Have you heard of the popular motivational speaker, Simon Sinek?
He’s the visionary thinker, marketing and leadership consultant - and Ted Talk speaker - who is leading a movement to inspire people to do things that inspire them.
He now markets an online course to assist folks to discover their personal why - Start with the Why. The course takes participants through exercises to explore the purpose, cause or belief that motivates and inspires them. Coming out of the course, participants will have ascertained and described the contribution they will make towards an articulated desired impact.
Sinek frames this as a tool to help folks to be inspired by their vocation. In fact, this process is very similar to the one used when determining how to be an engaged, effective and fulfilled philanthropist. Just like identifying a career path, when creating a plan for philanthropy, it is important to articulate how you wish to see the world through your contribution – your desired impact.
A couple, I will refer to as Sylvia and Ken, have both been very successful in their respective careers. They are now retired in their 70’s and have children and grandchildren in whose lives they are involved. They have always been active in their community as leaders in a variety of organizations. With more time on their hands now, they have identified a number of causes that have meaning to them and have shared their time, treasure and talent to seed fund a number of projects and programs which would not have happened without their support. They have felt engaged by these projects and speak glowingly about the activities that have taken place because of their contributions.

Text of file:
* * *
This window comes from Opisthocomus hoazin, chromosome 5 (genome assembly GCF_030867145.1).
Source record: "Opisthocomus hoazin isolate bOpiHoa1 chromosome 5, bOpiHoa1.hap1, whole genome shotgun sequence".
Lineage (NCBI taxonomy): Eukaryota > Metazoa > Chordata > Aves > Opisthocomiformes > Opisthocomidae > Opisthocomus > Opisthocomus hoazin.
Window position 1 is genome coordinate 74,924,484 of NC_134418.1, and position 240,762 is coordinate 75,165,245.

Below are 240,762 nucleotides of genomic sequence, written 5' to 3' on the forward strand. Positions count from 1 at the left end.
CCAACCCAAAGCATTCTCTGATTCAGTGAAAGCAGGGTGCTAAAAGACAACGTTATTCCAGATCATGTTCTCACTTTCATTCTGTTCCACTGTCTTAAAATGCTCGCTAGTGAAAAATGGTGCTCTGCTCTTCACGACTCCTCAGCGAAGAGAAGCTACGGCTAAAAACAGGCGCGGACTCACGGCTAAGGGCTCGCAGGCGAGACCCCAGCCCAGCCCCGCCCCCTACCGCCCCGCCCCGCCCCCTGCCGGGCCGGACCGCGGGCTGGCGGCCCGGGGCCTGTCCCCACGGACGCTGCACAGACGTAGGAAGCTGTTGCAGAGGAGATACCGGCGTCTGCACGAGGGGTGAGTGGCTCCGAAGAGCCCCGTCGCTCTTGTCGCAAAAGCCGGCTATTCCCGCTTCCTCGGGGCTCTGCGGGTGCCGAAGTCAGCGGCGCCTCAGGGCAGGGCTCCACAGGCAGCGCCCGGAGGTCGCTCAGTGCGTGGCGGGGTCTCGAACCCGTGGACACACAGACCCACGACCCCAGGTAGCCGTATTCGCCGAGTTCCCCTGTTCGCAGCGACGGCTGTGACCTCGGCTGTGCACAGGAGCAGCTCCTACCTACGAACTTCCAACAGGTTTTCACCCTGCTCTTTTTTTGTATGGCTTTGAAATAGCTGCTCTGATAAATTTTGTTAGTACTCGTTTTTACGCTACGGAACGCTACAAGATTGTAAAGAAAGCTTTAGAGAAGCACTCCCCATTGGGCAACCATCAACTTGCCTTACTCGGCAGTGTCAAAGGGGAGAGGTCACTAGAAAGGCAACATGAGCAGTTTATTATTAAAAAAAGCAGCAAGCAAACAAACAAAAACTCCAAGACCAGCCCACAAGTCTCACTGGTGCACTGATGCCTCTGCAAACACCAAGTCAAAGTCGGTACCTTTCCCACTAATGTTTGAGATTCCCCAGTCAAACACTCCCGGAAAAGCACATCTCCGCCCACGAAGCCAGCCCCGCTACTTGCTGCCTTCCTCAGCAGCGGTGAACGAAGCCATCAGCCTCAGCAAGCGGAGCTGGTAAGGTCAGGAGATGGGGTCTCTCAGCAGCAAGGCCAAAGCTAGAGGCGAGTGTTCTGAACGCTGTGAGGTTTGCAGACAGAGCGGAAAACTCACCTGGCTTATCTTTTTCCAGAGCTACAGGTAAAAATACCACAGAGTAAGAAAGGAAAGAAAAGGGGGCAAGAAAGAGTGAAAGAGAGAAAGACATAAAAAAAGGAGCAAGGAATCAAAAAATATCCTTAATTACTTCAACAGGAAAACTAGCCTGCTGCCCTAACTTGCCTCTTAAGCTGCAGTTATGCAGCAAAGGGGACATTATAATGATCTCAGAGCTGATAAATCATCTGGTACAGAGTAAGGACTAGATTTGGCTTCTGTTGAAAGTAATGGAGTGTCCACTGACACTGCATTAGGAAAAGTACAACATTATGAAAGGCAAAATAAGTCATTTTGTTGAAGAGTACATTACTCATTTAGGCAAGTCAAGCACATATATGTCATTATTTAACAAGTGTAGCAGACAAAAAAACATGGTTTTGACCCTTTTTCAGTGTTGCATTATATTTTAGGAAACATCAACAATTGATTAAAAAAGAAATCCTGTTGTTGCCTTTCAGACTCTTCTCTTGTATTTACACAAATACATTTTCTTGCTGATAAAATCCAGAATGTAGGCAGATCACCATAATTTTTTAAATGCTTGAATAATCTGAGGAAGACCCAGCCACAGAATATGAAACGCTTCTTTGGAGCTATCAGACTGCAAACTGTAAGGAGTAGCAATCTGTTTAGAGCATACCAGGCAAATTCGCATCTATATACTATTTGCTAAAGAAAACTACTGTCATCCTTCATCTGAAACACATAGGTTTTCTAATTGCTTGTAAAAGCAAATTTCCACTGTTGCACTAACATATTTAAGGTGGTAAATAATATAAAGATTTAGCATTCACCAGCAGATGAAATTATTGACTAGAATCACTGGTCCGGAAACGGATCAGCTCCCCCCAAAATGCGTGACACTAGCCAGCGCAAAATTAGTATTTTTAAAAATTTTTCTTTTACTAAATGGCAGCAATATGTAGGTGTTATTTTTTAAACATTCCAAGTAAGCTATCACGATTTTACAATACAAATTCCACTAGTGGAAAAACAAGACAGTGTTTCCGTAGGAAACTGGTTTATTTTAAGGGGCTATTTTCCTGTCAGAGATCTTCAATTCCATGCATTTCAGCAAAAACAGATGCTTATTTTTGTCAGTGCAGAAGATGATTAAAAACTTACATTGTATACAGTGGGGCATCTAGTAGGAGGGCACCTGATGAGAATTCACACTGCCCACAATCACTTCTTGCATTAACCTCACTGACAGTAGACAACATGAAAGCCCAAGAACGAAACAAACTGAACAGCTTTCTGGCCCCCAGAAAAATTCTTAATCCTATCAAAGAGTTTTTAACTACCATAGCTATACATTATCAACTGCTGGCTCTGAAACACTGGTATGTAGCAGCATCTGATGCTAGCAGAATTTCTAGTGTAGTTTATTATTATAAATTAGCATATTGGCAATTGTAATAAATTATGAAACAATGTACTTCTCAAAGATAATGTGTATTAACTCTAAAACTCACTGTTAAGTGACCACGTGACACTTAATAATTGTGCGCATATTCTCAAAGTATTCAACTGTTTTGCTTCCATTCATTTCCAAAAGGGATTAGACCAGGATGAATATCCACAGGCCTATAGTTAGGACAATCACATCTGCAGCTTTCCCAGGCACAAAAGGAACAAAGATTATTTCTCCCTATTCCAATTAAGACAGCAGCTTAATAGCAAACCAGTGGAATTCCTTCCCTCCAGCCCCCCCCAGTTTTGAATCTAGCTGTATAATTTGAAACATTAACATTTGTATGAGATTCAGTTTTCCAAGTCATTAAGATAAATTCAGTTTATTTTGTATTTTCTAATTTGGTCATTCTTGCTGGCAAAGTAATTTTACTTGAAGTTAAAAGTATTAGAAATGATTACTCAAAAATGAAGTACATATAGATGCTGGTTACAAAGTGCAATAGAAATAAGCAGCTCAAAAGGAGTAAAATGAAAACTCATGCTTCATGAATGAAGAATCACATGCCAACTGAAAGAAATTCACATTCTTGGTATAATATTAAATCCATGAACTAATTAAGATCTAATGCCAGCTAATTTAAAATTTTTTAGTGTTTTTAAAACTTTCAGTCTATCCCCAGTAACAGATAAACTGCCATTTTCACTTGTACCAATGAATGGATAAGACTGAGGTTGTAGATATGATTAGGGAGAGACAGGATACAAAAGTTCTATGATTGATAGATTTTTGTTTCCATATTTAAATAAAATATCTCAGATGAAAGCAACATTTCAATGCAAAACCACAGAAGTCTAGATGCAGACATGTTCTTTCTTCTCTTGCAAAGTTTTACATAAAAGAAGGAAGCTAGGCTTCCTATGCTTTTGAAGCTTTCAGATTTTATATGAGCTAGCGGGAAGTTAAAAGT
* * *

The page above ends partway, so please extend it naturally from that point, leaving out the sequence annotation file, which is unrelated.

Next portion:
Now, as their actions are playing out, we are referring back to their desired impact – the condition in which they wish to see the world. We are checking in with the organizations carrying out the activities to ask questions about how the programs are actually making change in the world. For example, are there more women accessing and using the health services designed for their needs and is this improving the well-being of them and their children? And how is this being measured? In each case, identifying desired outcomes at the beginning is helping to formulate the questions to assess impact.
As with all we do, articulating a goal provides us with focus and a means to identify success.
Simon Sinek aptly describes the benefits of a “Why Statement”:
“A Why Statement is one sentence that captures your unique contribution and impact. The contribution is the real actionable part of your Why. The impact is the condition you wish to leave the people and world around you. Together, these two components provide fulfillment for you and those you serve.”
Philanthropy done thoughtfully and strategically provides meaning and satisfaction for you and those in the community you support.
As a philanthropy advisor, I work with families and individuals to create and facilitate a safe and productive environment to articulate values, interests and goals. Together we develop, implement and monitor a plan to make giving meaningful, satisfying and effective.